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Spring Awakening opens as first main-stage musical in four years

The musical offers U theater a chance to “make its name as a legitimate musical institution.”
Larissa Gritti plays Ilse on Thursday at Rarig Center during a rehearsal for the upcoming rock musical Spring Awakening.  The shows four-week run opens April 14th.
Image by Satchell Mische-Richter
Larissa Gritti plays Ilse on Thursday at Rarig Center during a rehearsal for the upcoming rock musical Spring Awakening. The show’s four-week run opens April 14th.


As spring awakens at the University of Minnesota, an opportunity comes for the Department of Theatre Arts and Dance to define itself.

Through a partnership with Theater Latté Da of Minneapolis, the department brought a main-stage musical back to campus for the first time in four years. Students will perform a rock musical about teenagers discovering sexuality called “Spring Awakening,” based on an 1892 German play by the same name.

“The U doesn’t take advantage right now,” said Carl Flink, the musical’s choreographer and chair of the theater department. “It’s just waiting there to happen.”

Opening night is Saturday at the Rarig Center, and students on and off stage have spent countless hours rehearsing with industry professionals, including director Peter Rothstein, who founded Theater Latté Da.

Rothstein said there was no better place for the musical than on campus because the topic is relatable to the audience.

“College is where you define yourself,” he said, adding that the audience can relate to the characters because they have flaws.

“It’s easier to align yourself with a character that is not perfect.”

Flink said it’s also “an incredible opportunity for students to work with professional actors, design artists and Peter.”

“It’s encouraging to know students can get roles in their first few years out of college,” said Grant Sorenson, a theater senior playing the character Hanschen.

“Rarig’s job is to train actors to go out and have a career,” he said. “This play can put the University’s program in a completely different light.”

Flink said it’s easy to tell that both the students and professional actors are learning from each other because of how close they’ve become.

Larissa Gritti, one of three nonstudent performers, who plays Ilse, said she’s been impressed with the students’ work ethic.

“The students are so passionate and care about what they are doing,” she said. “They might as well be considered professionals.”

Cat Brindisi, one of three professional actors performing, said she doesn’t feel a difference when working with the students.

“We’re all trying to tell the same story and do the same play,” she said. “It is one of those shows where you just get really close with your fellow actors really fast.”

Long nights, little dairy

Preparations for the musical began last summer with scenic design, Rothstein said. Auditions were held last fall, and rehearsals began in late February.

Jack Tillman, a theater arts freshman and one of 14 undergraduate performers, said he went to four callbacks to get the role of Ernst.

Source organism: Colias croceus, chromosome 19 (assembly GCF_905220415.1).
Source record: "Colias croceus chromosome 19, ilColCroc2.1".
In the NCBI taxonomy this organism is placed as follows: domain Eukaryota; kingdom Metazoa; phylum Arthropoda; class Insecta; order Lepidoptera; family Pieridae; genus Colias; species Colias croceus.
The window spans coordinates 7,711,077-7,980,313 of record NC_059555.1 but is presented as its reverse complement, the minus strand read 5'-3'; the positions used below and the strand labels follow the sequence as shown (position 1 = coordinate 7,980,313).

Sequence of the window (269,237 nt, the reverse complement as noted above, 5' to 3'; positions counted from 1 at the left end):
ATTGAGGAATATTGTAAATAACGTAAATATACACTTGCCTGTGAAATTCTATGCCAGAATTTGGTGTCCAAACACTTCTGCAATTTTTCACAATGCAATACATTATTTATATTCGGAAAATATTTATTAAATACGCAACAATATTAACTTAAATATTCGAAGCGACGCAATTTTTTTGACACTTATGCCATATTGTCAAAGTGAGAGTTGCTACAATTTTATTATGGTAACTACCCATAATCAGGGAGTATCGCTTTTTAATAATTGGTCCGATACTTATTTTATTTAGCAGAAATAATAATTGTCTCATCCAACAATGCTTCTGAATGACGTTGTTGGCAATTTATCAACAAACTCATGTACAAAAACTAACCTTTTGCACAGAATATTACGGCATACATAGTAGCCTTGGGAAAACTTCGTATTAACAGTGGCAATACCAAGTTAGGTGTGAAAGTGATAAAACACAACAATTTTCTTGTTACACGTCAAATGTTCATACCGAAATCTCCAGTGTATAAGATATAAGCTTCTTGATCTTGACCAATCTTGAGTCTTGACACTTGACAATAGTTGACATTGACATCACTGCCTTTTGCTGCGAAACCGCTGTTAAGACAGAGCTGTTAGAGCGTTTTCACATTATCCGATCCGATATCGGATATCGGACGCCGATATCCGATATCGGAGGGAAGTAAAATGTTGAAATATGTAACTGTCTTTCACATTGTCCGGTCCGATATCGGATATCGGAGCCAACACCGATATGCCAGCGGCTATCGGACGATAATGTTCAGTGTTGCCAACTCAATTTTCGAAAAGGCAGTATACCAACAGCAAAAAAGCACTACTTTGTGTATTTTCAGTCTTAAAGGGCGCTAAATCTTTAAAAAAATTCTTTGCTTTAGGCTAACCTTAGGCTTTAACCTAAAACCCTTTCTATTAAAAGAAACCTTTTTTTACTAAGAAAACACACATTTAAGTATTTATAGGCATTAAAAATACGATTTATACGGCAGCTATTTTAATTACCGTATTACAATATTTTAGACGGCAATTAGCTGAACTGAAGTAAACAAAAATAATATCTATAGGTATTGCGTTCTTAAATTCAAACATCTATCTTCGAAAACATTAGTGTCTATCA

“It was really relieving to know that all the work I put into auditioning for the show was worth it,” he said.

For nearly two months, the cast and production staff met each night to prepare the music and choreography. At one point, the cast sat down together at a table and analyzed each scene “so everyone is telling the same story,” Rothstein said.

All of the musical’s elements have come together in the past two weeks. During “tech week,” Rothstein led the production staff in making lighting, costume and music changes, while Flink advised actors on improving their dance movements.

“There are a million decisions to be made regarding the specifics of the play,” Rothstein said. “Every art form is together in the play, and navigating every piece in six weeks is a challenge.”

Rehearsals totaled 25 to 30 hours a week, Tillman said. Last weekend, rehearsal ran from 11 a.m. to 11 p.m.

“People don’t understand this is like a job,” Tillman said. “It’s not the same hours, but it does have the same time commitment as a regular 9-to-5 job.”

The learning continues past opening night, however. Most college productions run one or two weekends, Rothstein said, but “Spring Awakening” will run four weeks with five shows a week.

“It is a notable challenge to learn how to sustain one’s voice and emotions,” he said.

Rebecca Wilson, an advertising junior, said there are little things that can be done “to make sure we don’t burn ourselves out” before performance time, like not singing at maximum volume to conserve her voice.

Cutting back on dairy helps too, because it prevents a buildup of mucus.

“So you drink a lot of tea to make sure your throat is prepared to sing,” she said.

The directors remind actors to take care of themselves.

“It’s all about sleeping when you can, budgeting your time to get the rest you need and not overexerting yourself,” Wilson said.

Ready for an audience

With preparations nearly complete, attention now turns to performing.

“Everyone will have a connection to at least one of the issues in the play,” Flink said. “It applies to all age groups.”

Tillman and Wilson said they are excited to see what the audience thinks.

“You can rehearse it thousands of times, and it can be the same every time, but once you get an audience in there, it really feels like anything could happen,” Tillman said. “Having a live audience that wants to see the show cannot be replaced.”

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